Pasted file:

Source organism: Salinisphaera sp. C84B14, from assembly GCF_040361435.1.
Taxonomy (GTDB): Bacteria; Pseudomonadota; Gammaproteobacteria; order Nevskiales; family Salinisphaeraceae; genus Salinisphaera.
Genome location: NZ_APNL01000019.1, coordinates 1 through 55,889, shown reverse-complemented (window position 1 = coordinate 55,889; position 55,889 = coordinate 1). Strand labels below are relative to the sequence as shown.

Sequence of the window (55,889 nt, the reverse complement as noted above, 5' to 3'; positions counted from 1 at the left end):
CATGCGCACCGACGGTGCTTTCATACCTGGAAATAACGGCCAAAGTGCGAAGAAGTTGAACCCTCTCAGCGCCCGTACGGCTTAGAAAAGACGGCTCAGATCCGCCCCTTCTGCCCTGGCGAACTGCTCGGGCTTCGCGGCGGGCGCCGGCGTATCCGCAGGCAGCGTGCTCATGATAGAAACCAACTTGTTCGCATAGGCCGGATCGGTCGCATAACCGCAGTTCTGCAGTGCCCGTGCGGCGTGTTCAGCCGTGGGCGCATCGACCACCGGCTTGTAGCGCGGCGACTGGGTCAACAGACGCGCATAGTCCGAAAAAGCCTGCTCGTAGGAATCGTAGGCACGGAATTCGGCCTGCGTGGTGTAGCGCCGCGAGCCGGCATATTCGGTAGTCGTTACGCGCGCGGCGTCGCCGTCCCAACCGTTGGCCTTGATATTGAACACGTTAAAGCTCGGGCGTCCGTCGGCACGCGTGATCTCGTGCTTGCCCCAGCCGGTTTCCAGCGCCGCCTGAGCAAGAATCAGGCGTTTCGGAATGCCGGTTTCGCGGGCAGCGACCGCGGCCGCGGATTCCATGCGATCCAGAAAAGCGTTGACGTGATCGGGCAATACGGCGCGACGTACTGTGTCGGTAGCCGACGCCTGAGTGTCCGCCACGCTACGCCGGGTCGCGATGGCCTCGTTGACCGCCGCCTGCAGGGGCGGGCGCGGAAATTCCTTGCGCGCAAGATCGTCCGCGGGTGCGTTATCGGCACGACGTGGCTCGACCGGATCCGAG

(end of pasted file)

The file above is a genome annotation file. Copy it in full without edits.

Source organism: Salinisphaera sp. C84B14, from assembly GCF_040361435.1.
Taxonomy (GTDB): Bacteria; Pseudomonadota; Gammaproteobacteria; order Nevskiales; family Salinisphaeraceae; genus Salinisphaera.
Genome location: NZ_APNL01000019.1, coordinates 1 through 55,889, shown reverse-complemented (window position 1 = coordinate 55,889; position 55,889 = coordinate 1). Strand labels below are relative to the sequence as shown.

Sequence of the window (55,889 nt, the reverse complement as noted above, 5' to 3'; positions counted from 1 at the left end):
CATGCGCACCGACGGTGCTTTCATACCTGGAAATAACGGCCAAAGTGCGAAGAAGTTGAACCCTCTCAGCGCCCGTACGGCTTAGAAAAGACGGCTCAGATCCGCCCCTTCTGCCCTGGCGAACTGCTCGGGCTTCGCGGCGGGCGCCGGCGTATCCGCAGGCAGCGTGCTCATGATAGAAACCAACTTGTTCGCATAGGCCGGATCGGTCGCATAACCGCAGTTCTGCAGTGCCCGTGCGGCGTGTTCAGCCGTGGGCGCATCGACCACCGGCTTGTAGCGCGGCGACTGGGTCAACAGACGCGCATAGTCCGAAAAAGCCTGCTCGTAGGAATCGTAGGCACGGAATTCGGCCTGCGTGGTGTAGCGCCGCGAGCCGGCATATTCGGTAGTCGTTACGCGCGCGGCGTCGCCGTCCCAACCGTTGGCCTTGATATTGAACACGTTAAAGCTCGGGCGTCCGTCGGCACGCGTGATCTCGTGCTTGCCCCAGCCGGTTTCCAGCGCCGCCTGAGCAAGAATCAGGCGTTTCGGAATGCCGGTTTCGCGGGCAGCGACCGCGGCCGCGGATTCCATGCGATCCAGAAAAGCGTTGACGTGATCGGGCAATACGGCGCGACGTACTGTGTCGGTAGCCGACGCCTGAGTGTCCGCCACGCTACGCCGGGTCGCGATGGCCTCGTTGACCGCCGCCTGCAGGGGCGGGCGCGGAAATTCCTTGCGCGCAAGATCGTCCGCGGGTGCGTTATCGGCACGACGTGGCTCGACCGGATCCGAG